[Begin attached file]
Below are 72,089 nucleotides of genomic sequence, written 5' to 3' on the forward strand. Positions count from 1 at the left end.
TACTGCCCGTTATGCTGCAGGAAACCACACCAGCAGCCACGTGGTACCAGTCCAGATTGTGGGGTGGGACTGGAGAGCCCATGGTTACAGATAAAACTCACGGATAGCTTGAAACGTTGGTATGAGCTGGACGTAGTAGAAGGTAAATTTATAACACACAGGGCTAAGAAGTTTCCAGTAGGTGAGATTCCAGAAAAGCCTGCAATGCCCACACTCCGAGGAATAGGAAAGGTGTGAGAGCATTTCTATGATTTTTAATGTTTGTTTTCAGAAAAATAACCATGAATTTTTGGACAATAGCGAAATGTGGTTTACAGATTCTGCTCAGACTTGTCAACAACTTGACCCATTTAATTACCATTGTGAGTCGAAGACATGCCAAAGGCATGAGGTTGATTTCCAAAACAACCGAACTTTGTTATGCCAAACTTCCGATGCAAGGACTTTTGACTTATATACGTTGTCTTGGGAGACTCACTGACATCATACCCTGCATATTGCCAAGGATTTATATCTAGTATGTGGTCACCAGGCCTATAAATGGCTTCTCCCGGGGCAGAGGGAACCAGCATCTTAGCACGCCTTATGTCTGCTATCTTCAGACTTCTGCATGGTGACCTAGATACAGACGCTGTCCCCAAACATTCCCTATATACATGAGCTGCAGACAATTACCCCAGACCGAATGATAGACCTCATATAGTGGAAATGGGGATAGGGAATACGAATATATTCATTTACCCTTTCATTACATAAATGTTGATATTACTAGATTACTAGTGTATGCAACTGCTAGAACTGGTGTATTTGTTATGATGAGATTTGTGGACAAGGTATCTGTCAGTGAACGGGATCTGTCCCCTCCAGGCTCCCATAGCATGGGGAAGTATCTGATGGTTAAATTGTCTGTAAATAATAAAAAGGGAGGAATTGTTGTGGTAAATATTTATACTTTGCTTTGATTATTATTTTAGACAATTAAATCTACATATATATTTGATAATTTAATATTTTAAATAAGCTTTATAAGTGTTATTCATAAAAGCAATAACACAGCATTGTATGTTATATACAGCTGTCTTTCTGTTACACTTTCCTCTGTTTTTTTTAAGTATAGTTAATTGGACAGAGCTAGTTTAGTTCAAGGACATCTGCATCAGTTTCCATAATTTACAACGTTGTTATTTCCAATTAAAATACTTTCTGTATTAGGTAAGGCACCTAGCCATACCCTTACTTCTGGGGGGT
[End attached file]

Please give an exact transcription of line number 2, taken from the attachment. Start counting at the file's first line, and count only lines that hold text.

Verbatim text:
TACTGCCCGTTATGCTGCAGGAAACCACACCAGCAGCCACGTGGTACCAGTCCAGATTGTGGGGTGGGACTGGAGAGCCCATGGTTACAGATAAAACTCACGGATAGCTTGAAACGTTGGTATGAGCTGGACGTAGTAGAAGGTAAATTTATAACACACAGGGCTAAGAAGTTTCCAGTAGGTGAGATTCCAGAAAAGCCTGCAATGCCCACACTCCGAGGAATAGGAAAGGTGTGAGAGCATTTCTATGATTTTTAATGTTTGTTTTCAGAAAAATAACCATGAATTTTTGGACAATAGCGAAATGTGGTTTACAGATTCTGCTCAGACTTGTCAACAACTTGACCCATTTAATTACCATTGTGAGTCGAAGACATGCCAAAGGCATGAGGTTGATTTCCAAAACAACCGAACTTTGTTATGCCAAACTTCCGATGCAAGGACTTTTGACTTATATACGTTGTCTTGGGAGACTCACTGACATCATACCCTGCATATTGCCAAGGATTTATATCTAGTATGTGGTCACCAGGCCTATAAATGGCTTCTCCCGGGGCAGAGGGAACCAGCATCTTAGCACGCCTTATGTCTGCTATCTTCAGACTTCTGCATGGTGACCTAGATACAGACGCTGTCCCCAAACATTCCCTATATACATGAGCTGCAGACAATTACCCCAGACCGAATGATAGACCTCATATAGTGGAAATGGGGATAGGGAATACGAATATATTCATTTACCCTTTCATTACATAAATGTTGATATTACTAGATTACTAGTGTATGCAACTGCTAGAACTGGTGTATTTGTTATGATGAGATTTGTGGACAAGGTATCTGTCAGTGAACGGGATCTGTCCCCTCCAGGCTCCCATAGCATGGGGAAGTATCTGATGGTTAAATTGTCTGTAAATAATAAAAAGGGAGGAATTGTTGTGGTAAATATTTATACTTTGCTTTGATTATTATTTTAGACAATTAAATCTACATATATATTTGATAATTTAATATTTTAAATAAGCTTTATAAGTGTTATTCATAAAAGCAATAACACAGCATTGTATGTTATATACAGCTGTCTTTCTGTTACACTTTCCTCTGTTTTTTTTAAGTATAGTTAATTGGACAGAGCTAGTTTAGTTCAAGGACATCTGCATCAGTTTCCATAATTTACAACGTTGTTATTTCCAATTAAAATACTTTCTGTATTAGGTAAGGCACCTAGCCATACCCTTACTTCTGGGGGGT